Nasa rover finds strange bacteria on test drive in Atacama Desert

These scattered and salt-resistant bacteria tell us what to look for when hunting for life in space.

What should we be looking for when we’re looking for life on Mars? Given the harsh environment that includes radiation, extreme temperatures and drought, life might look quite different from what it looks like here on earth. Some spots on our planet come close to Mars-like conditions, though. The Atacama Desert in Chile is one of them. Stephen Pointing from Yale NUS college and his team sent a Nasa rover on a test run in this desert. In their recent publication in Frontiers, they describe the strange bacteria they found strewn beneath the desert surface in patches, and what it tells us about life in space.

ResearchGate: How is the Atacama Desert comparable, and how is it different to Mars? 

Stephen Pointing: There is nowhere on Earth quite like the surface of Mars. The surface has potentially lethal levels of radiation and very little liquid water. A summer’s day on Mars might see equatorial temperatures rise to comfortable 20oC but at night they would plummet to below -100oC.  Just beneath the surface, however, where the mineral soil and rock provide shelter from the extreme conditions there is a potential habitat for life.

Some of the most Mars-like soils on Earth are in the Atacama Desert in Chile. There is very little water input to the desert and soils have become very nutrient-poor and extremely salty over time, and chemically they resemble the soils on Mars in several ways. In preparation for future missions to Mars, we use places such as the Atacama Desert to test theories about the distribution of life and new technologies to search for life.

The Mars Rover in the Atacama Desert.

RG: What did you find when you took the Rover for a spin? 

Pointing: Our study was the first to demonstrate that in near-surface soil horizons there is a clear zonation of bacteria. The surface supports a ubiquitous and unremarkable community dominated by phototrophic Chloroflexi and these have been widely reported before. Just below the surface is where it starts to get interesting.

We saw that with increasing depth the bacterial community became dominated by halotolerant alkalophilic bacteria that can thrive in the extremely salty and alkaline soils. They in turn were replaced at depths down to 80cm by a methylotrophic group of bacteria that survive by metabolizing methane and other C1 compounds.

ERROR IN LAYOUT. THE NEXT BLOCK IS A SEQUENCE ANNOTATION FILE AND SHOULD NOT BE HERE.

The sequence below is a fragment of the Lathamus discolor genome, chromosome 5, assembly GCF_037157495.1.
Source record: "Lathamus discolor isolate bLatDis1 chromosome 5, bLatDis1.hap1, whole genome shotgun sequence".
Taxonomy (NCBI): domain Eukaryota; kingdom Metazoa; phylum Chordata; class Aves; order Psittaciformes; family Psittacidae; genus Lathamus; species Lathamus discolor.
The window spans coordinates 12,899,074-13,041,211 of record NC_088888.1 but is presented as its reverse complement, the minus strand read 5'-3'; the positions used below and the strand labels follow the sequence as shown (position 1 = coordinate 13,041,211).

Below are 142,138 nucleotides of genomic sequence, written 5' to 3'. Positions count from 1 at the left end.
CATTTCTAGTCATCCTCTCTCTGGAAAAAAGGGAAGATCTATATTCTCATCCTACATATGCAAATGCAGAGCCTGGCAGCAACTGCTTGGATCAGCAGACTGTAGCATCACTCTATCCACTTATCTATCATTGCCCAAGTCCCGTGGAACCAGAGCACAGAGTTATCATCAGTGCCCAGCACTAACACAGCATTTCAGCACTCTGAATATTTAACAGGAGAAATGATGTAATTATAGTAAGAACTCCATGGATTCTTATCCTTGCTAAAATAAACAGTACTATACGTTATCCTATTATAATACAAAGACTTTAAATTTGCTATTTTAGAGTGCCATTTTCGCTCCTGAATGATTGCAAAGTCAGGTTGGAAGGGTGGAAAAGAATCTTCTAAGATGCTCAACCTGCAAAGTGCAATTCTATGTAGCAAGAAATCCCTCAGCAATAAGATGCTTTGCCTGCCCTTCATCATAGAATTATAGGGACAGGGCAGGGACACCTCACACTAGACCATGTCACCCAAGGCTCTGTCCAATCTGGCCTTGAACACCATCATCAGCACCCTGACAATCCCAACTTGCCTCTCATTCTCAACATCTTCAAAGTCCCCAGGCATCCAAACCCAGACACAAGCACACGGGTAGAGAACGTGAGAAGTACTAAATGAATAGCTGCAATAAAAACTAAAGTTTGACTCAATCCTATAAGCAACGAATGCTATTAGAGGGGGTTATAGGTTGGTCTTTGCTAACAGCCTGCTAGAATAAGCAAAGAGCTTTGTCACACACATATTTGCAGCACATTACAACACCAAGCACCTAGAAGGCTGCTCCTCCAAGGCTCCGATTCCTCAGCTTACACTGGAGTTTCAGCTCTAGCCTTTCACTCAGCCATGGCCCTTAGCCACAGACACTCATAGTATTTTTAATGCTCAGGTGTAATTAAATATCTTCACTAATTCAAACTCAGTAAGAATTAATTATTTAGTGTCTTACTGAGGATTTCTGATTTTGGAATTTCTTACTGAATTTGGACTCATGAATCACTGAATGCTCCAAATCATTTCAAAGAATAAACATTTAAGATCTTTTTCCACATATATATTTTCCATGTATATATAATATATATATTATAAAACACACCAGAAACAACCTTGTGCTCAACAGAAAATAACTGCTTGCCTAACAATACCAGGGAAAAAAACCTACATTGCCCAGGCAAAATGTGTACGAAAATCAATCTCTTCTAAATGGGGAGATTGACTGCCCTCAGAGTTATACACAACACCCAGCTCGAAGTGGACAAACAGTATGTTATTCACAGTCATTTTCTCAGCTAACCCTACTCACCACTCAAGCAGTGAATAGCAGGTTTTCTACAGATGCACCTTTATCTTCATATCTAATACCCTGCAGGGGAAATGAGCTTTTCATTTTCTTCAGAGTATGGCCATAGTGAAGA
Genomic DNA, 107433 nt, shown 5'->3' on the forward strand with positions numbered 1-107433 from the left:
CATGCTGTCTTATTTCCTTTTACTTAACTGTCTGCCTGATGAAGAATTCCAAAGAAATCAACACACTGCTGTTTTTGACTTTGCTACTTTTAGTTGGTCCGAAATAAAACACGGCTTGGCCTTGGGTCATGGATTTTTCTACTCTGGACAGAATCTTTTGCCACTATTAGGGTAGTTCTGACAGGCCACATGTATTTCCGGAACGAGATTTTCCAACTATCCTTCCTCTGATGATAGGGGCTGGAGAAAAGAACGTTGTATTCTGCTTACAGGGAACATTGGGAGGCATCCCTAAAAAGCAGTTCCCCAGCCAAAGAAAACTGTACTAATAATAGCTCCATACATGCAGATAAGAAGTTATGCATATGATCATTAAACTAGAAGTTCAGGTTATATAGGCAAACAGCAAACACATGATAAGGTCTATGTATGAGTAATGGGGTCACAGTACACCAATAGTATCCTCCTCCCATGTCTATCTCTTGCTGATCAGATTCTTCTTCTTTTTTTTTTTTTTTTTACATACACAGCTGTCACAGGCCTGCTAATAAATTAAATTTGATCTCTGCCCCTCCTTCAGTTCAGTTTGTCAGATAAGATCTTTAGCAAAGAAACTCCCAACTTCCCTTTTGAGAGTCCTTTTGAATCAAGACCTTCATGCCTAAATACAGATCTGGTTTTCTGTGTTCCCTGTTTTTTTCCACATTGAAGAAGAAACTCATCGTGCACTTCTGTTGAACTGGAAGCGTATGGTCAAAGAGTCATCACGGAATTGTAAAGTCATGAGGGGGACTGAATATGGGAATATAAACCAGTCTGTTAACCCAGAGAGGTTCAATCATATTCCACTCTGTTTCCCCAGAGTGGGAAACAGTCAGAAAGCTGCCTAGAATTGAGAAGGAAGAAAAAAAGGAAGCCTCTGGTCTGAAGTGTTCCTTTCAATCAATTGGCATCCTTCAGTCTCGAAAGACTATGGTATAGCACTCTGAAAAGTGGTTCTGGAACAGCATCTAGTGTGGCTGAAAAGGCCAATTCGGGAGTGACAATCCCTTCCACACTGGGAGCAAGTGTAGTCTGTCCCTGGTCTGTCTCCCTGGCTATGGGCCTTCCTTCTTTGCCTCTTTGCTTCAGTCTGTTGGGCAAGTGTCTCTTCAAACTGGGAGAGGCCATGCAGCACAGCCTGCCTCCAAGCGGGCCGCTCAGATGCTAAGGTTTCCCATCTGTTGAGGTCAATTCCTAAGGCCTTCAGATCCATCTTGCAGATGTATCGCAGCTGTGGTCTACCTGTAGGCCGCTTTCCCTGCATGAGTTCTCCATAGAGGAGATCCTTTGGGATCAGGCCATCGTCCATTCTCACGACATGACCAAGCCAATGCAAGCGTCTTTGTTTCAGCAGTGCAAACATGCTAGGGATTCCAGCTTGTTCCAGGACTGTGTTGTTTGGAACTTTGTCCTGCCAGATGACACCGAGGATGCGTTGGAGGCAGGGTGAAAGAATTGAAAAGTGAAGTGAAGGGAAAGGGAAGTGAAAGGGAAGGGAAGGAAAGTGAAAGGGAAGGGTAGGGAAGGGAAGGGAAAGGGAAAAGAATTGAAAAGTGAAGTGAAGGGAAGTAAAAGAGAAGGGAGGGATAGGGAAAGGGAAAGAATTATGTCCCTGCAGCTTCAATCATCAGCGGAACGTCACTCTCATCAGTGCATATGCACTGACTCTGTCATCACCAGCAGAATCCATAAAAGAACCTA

This is very exciting because it demonstrates that the subsurface of the Atacama supports highly specialized microbes that can thrive in the salty Mars-like soils and the recent measurements of significant methane emission from Mars surface suggest methylotrophic bacteria could also thrive there.

Overall the bacterial distribution in soil horizons was extremely patchy and this was correlated with increased salt levels that limited the bio-availability of water. These bacteria clearly survive right at the limit of habitability.

RG: How did the Rover find the bacteria? How did he know where to dig? 

Pointing: The Rover was deployed robotically in a simulation of the actual mission conditions, complete with time delays to communications that will occur when controlling a rover on Mars. The locations were selected based on satellite mapping of geology in the harsh desert terrain, and the rover was directed to these pre-selected locations of interest.

RG: How are these bacteria different from ones we know? 

Pointing: The bacteria are not physiologically different from those already known, although several are likely to be new species. What is novel is the way they were found to colonize a substrate previously viewed by many as incapable of sustaining life.

RG: What do they tell you about possible life on Mars?

Pointing: The results are a cause for optimism that bacterial life could tolerate the conditions of the Martian subsurface. There are, however, two major issues that may hinder the actual recovery of biosignatures for life on Mars: The patchy nature of the colonization suggest that a rover would be faced with a “needle in a hay stack” scenario in the search for Martian bacteria. Also, our study showed that paleo-soil features formed long ago when water was abundant but with no recent history of water input had no recoverable bacteria, and Martian soils are likely very similar to these in many places.

RG: What’s happening next? 

Pointing: Now that we know bacteria occur in these subsurface habitats, we need to start trying to understand how they survive. Ongoing studies are attempting to unravel the metabolic and stress tolerance strategies bacteria employ in this extreme habitat.

Feature image: Nasa 
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